Author Topic: Sal's Gouda No 2  (Read 3747 times)

Offline SalMac

  • Mature Cheese
  • ****
  • Posts: 129
  • Cheeses: 3
Re: Sal's Gouda No 2
« Reply #15 on: August 22, 2008, 05:04:01 PM »
521g, first gouda was 450g so in following the recipe better we got a better yield.


Guests, join the CheeseForum.org community to remove this ad.


Offline Wayne Harris

  • Wine and Cheesemaker
  • Old Cheese
  • *****
  • Location: Cleveland, Ohio
  • Posts: 1,937
  • Cheeses: 53
  • Wayne Harris
Re: Sal's Gouda No 2
« Reply #16 on: November 12, 2008, 10:04:51 AM »
Salmac,
I am interested in understanding how to properly press cheese.  I am reading your post, and you indicate you are applying 40lbs of pressure. 

I see two water bottles on top of your cheese.
Assuming these are at most 2 gallon jugs, this will yield 4X8lbs=32lbs of wieght.

Now, if you divide that by the surface area of your cheese, you will get your pressure that is actually being applied to your cheese. 

So, assuming a 4 inch wheel, and 32lbs of weight, this gives you about 2.5PSI


If you were going to make a 6 inch wheel, or a 10 inch wheel, would you increase your wieght to maintain the 2.5PSI?

Do other folks care about PSI?
Wayne A. Harris - in vino veritas

Offline SalMac

  • Mature Cheese
  • ****
  • Posts: 129
  • Cheeses: 3
Re: Sal's Gouda No 2
« Reply #17 on: November 12, 2008, 01:57:50 PM »
That Wayne is a class question.

Actually its 4 X 5 litre bottles. So 20L which is 20kg or near 40-45 lbs which is what it says in the book, however common sense would suggest it is indeed pressure that counts not weight per se.

Yes I would say you do need to monitor the psi but dont have any idea of the metric, I'll let you know if I find anything.

At the metrics I use for the small gouda the cheeses work well.

Best of luck

Sal
« Last Edit: November 12, 2008, 02:05:40 PM by SalMac »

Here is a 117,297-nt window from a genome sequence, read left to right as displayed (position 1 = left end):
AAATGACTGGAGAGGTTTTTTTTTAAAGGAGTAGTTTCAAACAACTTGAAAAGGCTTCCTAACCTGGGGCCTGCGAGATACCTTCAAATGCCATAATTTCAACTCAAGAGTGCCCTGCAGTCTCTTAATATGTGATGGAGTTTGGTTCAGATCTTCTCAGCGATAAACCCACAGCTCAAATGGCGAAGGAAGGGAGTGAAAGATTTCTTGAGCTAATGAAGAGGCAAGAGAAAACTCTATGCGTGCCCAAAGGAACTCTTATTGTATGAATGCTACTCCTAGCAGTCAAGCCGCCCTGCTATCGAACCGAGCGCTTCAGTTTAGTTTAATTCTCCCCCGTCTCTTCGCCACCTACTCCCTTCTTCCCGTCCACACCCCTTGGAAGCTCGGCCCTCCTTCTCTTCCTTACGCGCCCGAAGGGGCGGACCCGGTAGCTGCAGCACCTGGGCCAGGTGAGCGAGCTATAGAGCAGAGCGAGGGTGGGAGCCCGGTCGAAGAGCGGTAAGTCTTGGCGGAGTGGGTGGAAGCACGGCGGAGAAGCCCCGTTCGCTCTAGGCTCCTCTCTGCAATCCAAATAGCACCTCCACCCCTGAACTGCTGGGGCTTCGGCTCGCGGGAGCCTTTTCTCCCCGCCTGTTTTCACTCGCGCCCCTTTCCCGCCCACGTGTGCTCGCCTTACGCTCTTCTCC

Offline SalMac

  • Mature Cheese
  • ****
  • Posts: 129
  • Cheeses: 3
Re: Sal's Gouda No 2
« Reply #18 on: November 12, 2008, 02:09:41 PM »
Wayne

To make a 5lb cheese approximately 5X the small gouda, one of the experts on another site says use 75lb of weight, so there probably is a relationship, it didnt unfortunately mention the size of the mold but my guess is it would be 10-12 inchs.

Sal

Offline Tea

  • Old Cheese
  • *****
  • Posts: 1,914
  • Cheeses: 27
Re: Sal's Gouda No 2
« Reply #19 on: November 13, 2008, 02:56:18 PM »
Hi Wayne, I have to admit that I don't worry about PSI when pressing, I usualy just use what ever weight is recommended for the cheese.
This has been interesting though, and I would think would be important if we were wanting to create the same cheese we had mastered, but is a much bigger wheel.  I am going to keep looking into this, and see what I find.


Guests, join the CheeseForum.org community to remove this ad.


Offline SalMac

  • Mature Cheese
  • ****
  • Posts: 129
  • Cheeses: 3
Re: Sal's Gouda No 2
« Reply #20 on: November 15, 2008, 08:15:26 AM »
I knew I'd seen something somewhere.

Please see the following from a cheese book I've got